Friday, 15 January 2010

The internet election? Don't believe the hype

Kerry McCarthy MP, Ellie Gellard, Peter Kellner, James Forsyth and Nick Anstead will debate Twittered Out: Will the new media really change the election? at Saturday's "Causes to fight for" Fabian new year conference.

Here Nick Anstead, co-editor with Will Straw of the Fabian Society's The Change We Need collection on the lessons of the Obama campaign, warns against getting carried away but thinks the internet will do more to transform political institutions in future.

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I think there is a great problem with the discussion of the relationship of internet and politics at the moment. My advice would be: don’t believe the hype. We tend to talk in terms of revolutions or this being the “internet election”. However, it is important to remember that the 2005 general election, staged in the afterglow of Howard Dean’s blog-fuelled run for the Democratic Presidential nomination in 2003-2004, was styled in exactly the same way, yet turned out to be a great disappointment.

This is not to suggest that we aren’t living through a communication revolution on a profound scale, because we surely are. However, I think when people talk about “a revolutionary internet election”, they are actually asking the wrong question. They tend to frame their argument in terms of what new technology will do to help existing institutions in their current form. We will see some of this kind of change in the coming election – parties will have better databases, more effective websites, and employ more social modes of communication. But this kind of development is evolutionary, not revolutionary.

Revolutionary change is different though. History teaches us that it invariably creates unpredictability and chaos. The development of the internet and new communication technology is this order of change. If we think of it in these terms, this radically changes the nature of the questions we should be asking. Instead of “how do institutions use this technology?” we should ask “how do we redesign our institutions so as we can harness the potential of these new developments?”

This is a real reason for optimism. The internet is a form of mass communication that has low barriers to participation, and can be used to organise collective participation with very low costs and without the need for top-heavy institutions, as well as democratizing access to information.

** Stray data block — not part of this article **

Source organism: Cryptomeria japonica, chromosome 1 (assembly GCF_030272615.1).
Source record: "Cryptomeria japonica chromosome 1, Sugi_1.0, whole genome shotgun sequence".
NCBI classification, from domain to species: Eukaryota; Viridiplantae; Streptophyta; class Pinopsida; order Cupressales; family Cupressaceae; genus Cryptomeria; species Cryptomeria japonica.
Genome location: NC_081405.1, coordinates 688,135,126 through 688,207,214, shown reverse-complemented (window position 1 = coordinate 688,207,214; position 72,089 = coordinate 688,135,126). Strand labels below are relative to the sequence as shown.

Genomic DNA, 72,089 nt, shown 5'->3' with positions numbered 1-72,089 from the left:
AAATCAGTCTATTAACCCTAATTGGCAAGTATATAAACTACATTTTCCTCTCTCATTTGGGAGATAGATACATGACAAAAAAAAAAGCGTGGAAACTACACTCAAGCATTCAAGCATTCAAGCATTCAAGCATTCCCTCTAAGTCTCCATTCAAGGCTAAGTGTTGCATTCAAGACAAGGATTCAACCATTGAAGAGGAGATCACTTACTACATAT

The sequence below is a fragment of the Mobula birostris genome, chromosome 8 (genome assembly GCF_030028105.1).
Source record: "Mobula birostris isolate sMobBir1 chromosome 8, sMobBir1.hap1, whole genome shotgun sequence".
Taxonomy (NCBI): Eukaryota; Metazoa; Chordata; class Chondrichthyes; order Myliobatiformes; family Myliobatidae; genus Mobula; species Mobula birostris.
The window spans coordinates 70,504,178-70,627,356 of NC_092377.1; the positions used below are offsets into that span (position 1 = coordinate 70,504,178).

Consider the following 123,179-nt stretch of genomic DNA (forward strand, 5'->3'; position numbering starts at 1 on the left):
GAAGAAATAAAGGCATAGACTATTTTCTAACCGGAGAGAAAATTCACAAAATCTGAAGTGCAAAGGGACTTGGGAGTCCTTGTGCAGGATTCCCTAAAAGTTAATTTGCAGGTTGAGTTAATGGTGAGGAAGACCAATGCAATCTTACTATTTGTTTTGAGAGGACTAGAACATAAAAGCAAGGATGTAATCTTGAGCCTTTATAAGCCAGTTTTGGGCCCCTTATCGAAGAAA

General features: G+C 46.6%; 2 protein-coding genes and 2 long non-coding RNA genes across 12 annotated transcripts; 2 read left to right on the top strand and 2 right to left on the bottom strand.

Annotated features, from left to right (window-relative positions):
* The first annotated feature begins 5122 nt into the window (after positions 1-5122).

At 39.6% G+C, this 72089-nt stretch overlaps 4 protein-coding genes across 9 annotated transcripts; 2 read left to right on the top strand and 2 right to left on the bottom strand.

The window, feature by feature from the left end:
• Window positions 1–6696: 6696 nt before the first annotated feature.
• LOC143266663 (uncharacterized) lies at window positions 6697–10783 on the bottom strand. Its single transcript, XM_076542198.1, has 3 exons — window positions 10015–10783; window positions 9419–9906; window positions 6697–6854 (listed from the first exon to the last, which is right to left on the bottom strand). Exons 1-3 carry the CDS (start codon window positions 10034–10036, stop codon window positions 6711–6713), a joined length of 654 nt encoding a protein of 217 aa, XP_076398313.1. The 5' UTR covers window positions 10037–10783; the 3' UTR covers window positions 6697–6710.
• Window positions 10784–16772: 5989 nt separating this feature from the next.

The real challenge then, both in the coming election campaign and beyond it, is how we try to reach out for this future.

Post by Nick Anstead

2 comments:

Michael said...

There is always the need for a few caveats on this - the country is not always as 'connected' as you might think. The stereotype of the incredibly well-connected and tech-savvy individual is, in my experience, something of an exaggeration - and noticeably thins out the more you go up the age-scale.

I point this out not to contradict, but only to say that this age of 'mass-communication' risks being ineffective if it leads to a neglect of those who haven't fully embraced the 'digital revolution'. Whilst all this media-ing might be good for some, the traditional ways still work best for many.

Nick Anstead said...

Hi Michael,

Completely agree, and I think digital exclusion is a central social democratic question in the coming years. More than that, it is a multi-facted question. When Al Gore first raised the issue in the 1990s, it was about the binary alternative of being online or offline. Now it is about how we use that technology: passively, or to create content? Research in this area finds huge discrepancies between different groups of people, and what they are doing online (Matthew Hindman's book The Myth of Digitial Democracy offers a great corrective to over optimism on this score).

But I also think we need to look into the future a bit as well, and in particular patterns of convergence - in other words, a point where the capabilities of the internet are built into other devices which the vast majority of the population are familiar with, such as televisions and mobile phones. But that goes back to my point about revolution - we really don't know what the consequences of that will be.